Another Look at Bottled Water for Plants

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In Dallas bottled water is a necessary part of life, from ensuring you have enough to drink during emergency situations or boil-water orders to staying hydrated in the hot temperatures that settle in over spring and summer. It’s always good to have bottled water on hand for yourself and your family — and it’s a good idea to have some for your plants as well. Using bottled water for plants has been subject to ridicule in the past, but there are reasons why you may want to keep a bottle or two by your houseplants instead of relying on the tap.

Drought and Water Use Restrictions

Texas finds itself in a drought fairly frequently, and that means that there’s not a lot of rain, which is often a preferred way of getting water for plants. If you can’t set your plants outside to catch some of those droplets, the tap might seem like the next best source — but tap water often has chlorine and other purifying and disinfecting chemicals added to it, which can be bad for plants. It’s possible to leave a cup of tap water out overnight to let the chlorine dissipate, but it’s easier for those with really busy schedules to reach for bottled water.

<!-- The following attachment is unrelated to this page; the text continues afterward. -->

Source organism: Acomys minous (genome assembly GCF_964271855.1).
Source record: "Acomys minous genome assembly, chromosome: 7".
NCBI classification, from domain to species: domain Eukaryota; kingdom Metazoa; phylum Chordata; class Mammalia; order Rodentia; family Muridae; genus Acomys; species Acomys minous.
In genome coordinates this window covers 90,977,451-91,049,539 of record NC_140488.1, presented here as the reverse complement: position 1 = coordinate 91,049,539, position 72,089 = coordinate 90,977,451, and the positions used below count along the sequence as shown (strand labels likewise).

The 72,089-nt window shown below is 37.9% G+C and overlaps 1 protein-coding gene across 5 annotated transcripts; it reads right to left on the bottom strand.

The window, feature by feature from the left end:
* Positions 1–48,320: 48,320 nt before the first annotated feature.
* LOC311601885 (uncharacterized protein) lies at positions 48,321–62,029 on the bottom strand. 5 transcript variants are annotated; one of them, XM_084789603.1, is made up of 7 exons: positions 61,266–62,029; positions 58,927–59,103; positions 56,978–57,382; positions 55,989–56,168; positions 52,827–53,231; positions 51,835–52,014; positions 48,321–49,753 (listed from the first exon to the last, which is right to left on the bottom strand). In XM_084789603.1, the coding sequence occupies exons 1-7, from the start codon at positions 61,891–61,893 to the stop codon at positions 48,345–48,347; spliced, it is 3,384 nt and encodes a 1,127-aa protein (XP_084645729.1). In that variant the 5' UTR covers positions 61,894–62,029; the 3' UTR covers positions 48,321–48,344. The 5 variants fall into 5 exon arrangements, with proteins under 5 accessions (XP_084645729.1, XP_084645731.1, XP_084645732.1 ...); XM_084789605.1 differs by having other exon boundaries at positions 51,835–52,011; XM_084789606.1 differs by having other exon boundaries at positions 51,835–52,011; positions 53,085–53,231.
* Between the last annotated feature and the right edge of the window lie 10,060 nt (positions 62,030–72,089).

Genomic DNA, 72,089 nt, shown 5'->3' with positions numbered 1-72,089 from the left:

Water Safety

Dallas is blessed with efficient city water supplies, but like any city, its supply can accidentally become contaminated, resulting in boil-water orders or even orders to use bottled water entirely. With extra bottled water on hand, not only can you avoid that tap water, but you can avoid giving the contaminated water to your plants as well. While that might not seem like such a big deal for nonedible plants, edible plants, like container fruit trees, could be at risk. A study conducted after a 2006 E. coli outbreak in spinach showed that, for spinach at least, E. coli did not make it past the roots of the plant. However, the study’s authors noted that the results couldn’t reliably be applied to other plants. Instead of taking a chance, use bottled water on edible plants to help keep the food you’re growing safer to eat.

In Dallas bottled water can be plain, distilled, spring, or purified city water with added minerals. Check that any minerals in the water, like magnesium, are fine for your plant. Once you’ve verified that, you can rest easy knowing that you have a good supply of water for your plants no matter what occurs.

 

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